From the January 2007 issue of Wealth Manager Web • Subscribe!

Core Tour

How do you define a core equity exchange-traded fund? It's a simple question for a crucial subject, and it comes with increasingly nuanced (and controversial) answers.

Generally, ETFs are breeding like rabbits. For wealth managers looking to the ETF market for a core domestic-equity fund, the choices also come in an expanding array. In fact, one could argue that there are too many choices. So it goes in the 21st century financial industry. A progressive-minded inventory can total 29 ETFs by our somewhat subjective count, ranging from funds tracking broad U.S. equity benchmarks to products harboring alternative thinking on the notion of core.

For this story, domestic equity core excludes funds that overtly slice the market into value and growth components or, by design, focus on small- or mid-cap equities. All of those segments have a role, and it's no secret that some advisors prefer to target capitalization- and/or style-specific funds for building a core equity foundation. But for our present discussion, core is defined as either broad or large cap by design, along with what we label as alternative core.

Our tour starts with the familiar indices that cover the U.S. equity waterfront by holding stocks across the capitalization spectrum in cap-weighted fashion. The benchmarks in this corner--such as the Russell 3000 and the S&P 1500--"are everybody's core portfolio," says William Bernstein, principal of Efficient Frontier Advisors, an investment-advisory firm in Eastford, Conn. and author of The Intelligent Asset Allocator. "We always want to own a core holding," he notes.

For those who prefer a core that's deep and wide, there are five choices in the ETF universe (see table, page 60). Measured by net assets, the largest is the Vanguard Total Stock Market, holding more than $6 billion (all data is based on the September 2006 edition of Morningstar Principia).

The distinguishing features of the underlying indices are fairly muted for this quintet, as you might expect for a niche intent on delivering the entire U.S. equity market in one fell swoop. But the five ETFs aren't clones, either. Yes, there's only one U.S. stock market, but broad equity ETF returns can and do vary. For the trailing three years, for instance, annualized total returns differ by more than 100 basis points.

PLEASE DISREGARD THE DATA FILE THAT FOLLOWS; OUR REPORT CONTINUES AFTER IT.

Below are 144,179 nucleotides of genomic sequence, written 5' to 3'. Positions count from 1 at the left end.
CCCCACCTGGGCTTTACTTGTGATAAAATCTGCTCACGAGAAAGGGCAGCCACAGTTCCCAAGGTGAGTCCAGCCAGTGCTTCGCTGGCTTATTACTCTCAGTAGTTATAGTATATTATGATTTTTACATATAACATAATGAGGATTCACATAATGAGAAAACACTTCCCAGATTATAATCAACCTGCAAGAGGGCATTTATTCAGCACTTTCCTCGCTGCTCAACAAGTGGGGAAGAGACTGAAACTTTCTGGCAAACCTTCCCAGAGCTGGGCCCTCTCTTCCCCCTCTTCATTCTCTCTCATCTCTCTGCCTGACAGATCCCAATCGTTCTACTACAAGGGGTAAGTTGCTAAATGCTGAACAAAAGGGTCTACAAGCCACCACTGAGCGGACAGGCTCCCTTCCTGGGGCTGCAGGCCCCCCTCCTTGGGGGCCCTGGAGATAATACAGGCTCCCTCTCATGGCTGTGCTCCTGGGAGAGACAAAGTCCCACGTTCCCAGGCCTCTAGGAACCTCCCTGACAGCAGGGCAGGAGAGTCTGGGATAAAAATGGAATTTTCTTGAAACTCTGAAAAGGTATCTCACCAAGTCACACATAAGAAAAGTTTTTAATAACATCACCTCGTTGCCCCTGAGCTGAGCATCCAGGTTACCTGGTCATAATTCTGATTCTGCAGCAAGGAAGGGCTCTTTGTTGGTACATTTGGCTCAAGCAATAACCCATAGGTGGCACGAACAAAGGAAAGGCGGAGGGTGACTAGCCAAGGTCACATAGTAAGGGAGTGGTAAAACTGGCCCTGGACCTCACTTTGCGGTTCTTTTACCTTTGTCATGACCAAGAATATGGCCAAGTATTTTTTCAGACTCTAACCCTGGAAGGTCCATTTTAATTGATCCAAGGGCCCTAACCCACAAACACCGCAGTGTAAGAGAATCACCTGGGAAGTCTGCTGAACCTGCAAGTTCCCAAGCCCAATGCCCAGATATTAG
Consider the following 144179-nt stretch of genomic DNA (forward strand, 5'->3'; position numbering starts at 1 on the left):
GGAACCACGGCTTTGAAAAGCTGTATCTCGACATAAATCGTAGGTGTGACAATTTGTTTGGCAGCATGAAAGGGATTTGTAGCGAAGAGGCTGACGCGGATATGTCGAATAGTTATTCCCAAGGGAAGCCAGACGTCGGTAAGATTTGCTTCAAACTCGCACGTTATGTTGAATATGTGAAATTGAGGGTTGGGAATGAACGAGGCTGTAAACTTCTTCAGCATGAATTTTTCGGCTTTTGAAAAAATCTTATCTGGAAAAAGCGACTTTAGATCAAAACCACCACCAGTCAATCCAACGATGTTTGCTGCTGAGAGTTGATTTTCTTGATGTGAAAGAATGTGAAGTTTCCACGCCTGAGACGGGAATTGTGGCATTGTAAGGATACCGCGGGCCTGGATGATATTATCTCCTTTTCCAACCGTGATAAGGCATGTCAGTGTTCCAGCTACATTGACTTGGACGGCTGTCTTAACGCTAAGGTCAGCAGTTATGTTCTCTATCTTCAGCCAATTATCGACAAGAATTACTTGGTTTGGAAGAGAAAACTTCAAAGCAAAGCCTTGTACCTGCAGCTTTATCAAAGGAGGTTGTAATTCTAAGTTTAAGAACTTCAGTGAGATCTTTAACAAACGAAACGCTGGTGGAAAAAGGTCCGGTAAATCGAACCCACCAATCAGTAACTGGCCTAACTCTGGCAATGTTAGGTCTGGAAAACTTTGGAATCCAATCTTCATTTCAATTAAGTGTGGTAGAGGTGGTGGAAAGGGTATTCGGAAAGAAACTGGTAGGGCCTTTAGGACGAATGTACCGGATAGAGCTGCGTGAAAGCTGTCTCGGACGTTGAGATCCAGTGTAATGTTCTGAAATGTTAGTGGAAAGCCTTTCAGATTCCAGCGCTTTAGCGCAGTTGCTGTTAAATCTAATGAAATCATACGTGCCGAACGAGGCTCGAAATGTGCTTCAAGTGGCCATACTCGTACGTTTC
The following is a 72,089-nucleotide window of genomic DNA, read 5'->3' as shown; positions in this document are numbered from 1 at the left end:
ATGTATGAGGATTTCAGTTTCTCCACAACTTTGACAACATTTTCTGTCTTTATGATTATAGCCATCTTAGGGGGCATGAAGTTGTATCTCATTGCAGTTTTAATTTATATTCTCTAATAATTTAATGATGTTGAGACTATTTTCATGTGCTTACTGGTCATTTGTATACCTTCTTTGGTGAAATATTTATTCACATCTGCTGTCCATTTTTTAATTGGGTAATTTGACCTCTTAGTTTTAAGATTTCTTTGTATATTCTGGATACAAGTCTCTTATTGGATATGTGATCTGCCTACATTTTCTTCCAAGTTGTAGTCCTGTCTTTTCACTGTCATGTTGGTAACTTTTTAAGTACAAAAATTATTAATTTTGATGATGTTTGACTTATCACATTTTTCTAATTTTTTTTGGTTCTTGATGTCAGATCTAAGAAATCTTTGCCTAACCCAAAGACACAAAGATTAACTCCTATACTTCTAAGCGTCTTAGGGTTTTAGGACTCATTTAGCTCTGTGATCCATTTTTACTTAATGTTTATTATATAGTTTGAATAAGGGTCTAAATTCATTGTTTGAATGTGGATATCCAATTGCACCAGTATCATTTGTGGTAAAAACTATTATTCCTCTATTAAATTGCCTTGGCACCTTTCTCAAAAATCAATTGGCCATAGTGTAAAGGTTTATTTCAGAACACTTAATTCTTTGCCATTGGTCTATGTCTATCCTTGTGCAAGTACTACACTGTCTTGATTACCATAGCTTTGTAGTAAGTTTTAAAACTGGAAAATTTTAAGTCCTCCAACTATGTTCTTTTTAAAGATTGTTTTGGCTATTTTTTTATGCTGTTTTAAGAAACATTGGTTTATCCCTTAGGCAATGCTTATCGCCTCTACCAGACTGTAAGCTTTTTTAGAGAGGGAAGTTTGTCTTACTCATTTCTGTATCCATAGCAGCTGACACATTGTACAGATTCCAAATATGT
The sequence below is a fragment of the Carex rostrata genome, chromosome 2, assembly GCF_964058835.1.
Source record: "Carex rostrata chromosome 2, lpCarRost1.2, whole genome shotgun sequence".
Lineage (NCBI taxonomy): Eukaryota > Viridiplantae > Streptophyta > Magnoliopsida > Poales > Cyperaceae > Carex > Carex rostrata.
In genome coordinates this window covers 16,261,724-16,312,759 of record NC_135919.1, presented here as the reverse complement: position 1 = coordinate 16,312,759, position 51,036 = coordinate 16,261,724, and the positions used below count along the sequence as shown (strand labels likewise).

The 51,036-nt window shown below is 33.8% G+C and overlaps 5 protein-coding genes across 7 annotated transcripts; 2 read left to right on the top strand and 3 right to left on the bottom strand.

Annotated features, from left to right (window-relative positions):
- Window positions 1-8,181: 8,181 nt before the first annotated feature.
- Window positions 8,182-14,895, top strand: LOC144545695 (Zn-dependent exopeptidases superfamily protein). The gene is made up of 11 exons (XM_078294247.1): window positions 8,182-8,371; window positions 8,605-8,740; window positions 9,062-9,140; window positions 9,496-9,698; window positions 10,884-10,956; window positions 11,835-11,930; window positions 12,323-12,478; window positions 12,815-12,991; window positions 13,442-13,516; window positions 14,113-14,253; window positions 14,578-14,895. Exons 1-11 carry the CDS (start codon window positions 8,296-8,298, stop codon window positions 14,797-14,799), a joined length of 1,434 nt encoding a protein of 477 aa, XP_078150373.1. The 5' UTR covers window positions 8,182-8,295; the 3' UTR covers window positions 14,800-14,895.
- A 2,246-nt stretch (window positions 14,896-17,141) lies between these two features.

The three-year performance leader is Vanguard Total Stock Market, in part due to the fund's expense ratio of just seven basis points, the lowest of the five. The Vanguard ETF also posted the highest turnover ratio. Nonetheless, the Vanguard fund's three-year tax cost ratio was slightly more investor friendly at 0.3 percent, or nearly half the rate of the other four funds. In other words, Vanguard Total Stock Market's shareholders lost an average of 30 basis points to taxes over the past three years versus almost 60 basis points for the other funds in the niche.

Moving to large-cap ETFs doesn't change a lot when capitalization dictates weighting. Perhaps that explains why the S&P 500 and its competitors remain a popular choice for a core fund. In any case, there are six large-cap focused U.S. equity ETFs, although two are rival S&P 500 funds. The remaining four target competing large-cap benchmarks.

Meanwhile, new arrivals keep coming; the latest is streetTracks DJ Large Cap, which debuted in November 2005.

As with the broad ETFs, there's a bit of selection risk to consider in the six large-cap offerings. For the three years through this past September 30, for instance, the iShares Russell 1000 edged ahead of the two S&P 500 funds by an annualized 40-plus basis points.

The large-cap ETF portfolios harbor other differences as well. For example, the iShares Morningstar Large Core's geometric average market cap of the holdings is roughly twice as high as the level posted by the iShares Russell 1000. In addition, the Morningstar iShares was relatively concentrated compared with its direct competitors, holding about 44 percent of assets in its top 10 holdings versus under 18 percent for iShares Russell 1000. There's also some variation in turnover among the large-cap ETFs.